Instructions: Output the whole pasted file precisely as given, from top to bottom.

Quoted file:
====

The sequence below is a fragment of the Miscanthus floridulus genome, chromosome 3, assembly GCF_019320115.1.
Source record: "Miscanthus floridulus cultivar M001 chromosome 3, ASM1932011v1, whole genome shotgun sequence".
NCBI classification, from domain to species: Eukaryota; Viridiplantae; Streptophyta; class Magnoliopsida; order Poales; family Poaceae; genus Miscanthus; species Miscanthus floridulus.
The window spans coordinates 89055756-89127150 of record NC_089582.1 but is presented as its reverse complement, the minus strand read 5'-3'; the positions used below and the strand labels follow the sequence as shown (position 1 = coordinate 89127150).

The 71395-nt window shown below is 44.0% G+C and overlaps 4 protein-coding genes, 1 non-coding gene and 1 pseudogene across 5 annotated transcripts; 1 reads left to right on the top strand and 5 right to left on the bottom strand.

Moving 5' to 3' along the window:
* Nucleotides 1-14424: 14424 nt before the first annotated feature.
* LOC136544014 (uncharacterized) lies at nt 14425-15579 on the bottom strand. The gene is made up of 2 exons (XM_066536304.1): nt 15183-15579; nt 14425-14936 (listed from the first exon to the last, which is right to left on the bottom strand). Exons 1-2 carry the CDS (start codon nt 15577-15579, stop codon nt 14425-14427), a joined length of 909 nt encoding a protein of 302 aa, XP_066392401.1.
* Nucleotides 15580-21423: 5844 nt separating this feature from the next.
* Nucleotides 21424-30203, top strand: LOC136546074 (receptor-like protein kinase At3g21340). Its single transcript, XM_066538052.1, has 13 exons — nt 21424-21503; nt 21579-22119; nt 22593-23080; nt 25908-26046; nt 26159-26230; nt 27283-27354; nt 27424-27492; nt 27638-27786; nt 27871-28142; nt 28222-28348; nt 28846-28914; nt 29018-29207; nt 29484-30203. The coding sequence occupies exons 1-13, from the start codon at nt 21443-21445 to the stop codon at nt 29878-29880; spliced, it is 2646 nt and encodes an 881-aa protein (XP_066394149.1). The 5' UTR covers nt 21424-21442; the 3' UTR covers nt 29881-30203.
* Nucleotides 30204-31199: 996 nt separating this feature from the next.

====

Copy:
The sequence below is a fragment of the Miscanthus floridulus genome, chromosome 3, assembly GCF_019320115.1.
Source record: "Miscanthus floridulus cultivar M001 chromosome 3, ASM1932011v1, whole genome shotgun sequence".
NCBI classification, from domain to species: Eukaryota; Viridiplantae; Streptophyta; class Magnoliopsida; order Poales; family Poaceae; genus Miscanthus; species Miscanthus floridulus.
The window spans coordinates 89055756-89127150 of record NC_089582.1 but is presented as its reverse complement, the minus strand read 5'-3'; the positions used below and the strand labels follow the sequence as shown (position 1 = coordinate 89127150).

The 71395-nt window shown below is 44.0% G+C and overlaps 4 protein-coding genes, 1 non-coding gene and 1 pseudogene across 5 annotated transcripts; 1 reads left to right on the top strand and 5 right to left on the bottom strand.

Moving 5' to 3' along the window:
* Nucleotides 1-14424: 14424 nt before the first annotated feature.
* LOC136544014 (uncharacterized) lies at nt 14425-15579 on the bottom strand. The gene is made up of 2 exons (XM_066536304.1): nt 15183-15579; nt 14425-14936 (listed from the first exon to the last, which is right to left on the bottom strand). Exons 1-2 carry the CDS (start codon nt 15577-15579, stop codon nt 14425-14427), a joined length of 909 nt encoding a protein of 302 aa, XP_066392401.1.
* Nucleotides 15580-21423: 5844 nt separating this feature from the next.
* Nucleotides 21424-30203, top strand: LOC136546074 (receptor-like protein kinase At3g21340). Its single transcript, XM_066538052.1, has 13 exons — nt 21424-21503; nt 21579-22119; nt 22593-23080; nt 25908-26046; nt 26159-26230; nt 27283-27354; nt 27424-27492; nt 27638-27786; nt 27871-28142; nt 28222-28348; nt 28846-28914; nt 29018-29207; nt 29484-30203. The coding sequence occupies exons 1-13, from the start codon at nt 21443-21445 to the stop codon at nt 29878-29880; spliced, it is 2646 nt and encodes an 881-aa protein (XP_066394149.1). The 5' UTR covers nt 21424-21442; the 3' UTR covers nt 29881-30203.
* Nucleotides 30204-31199: 996 nt separating this feature from the next.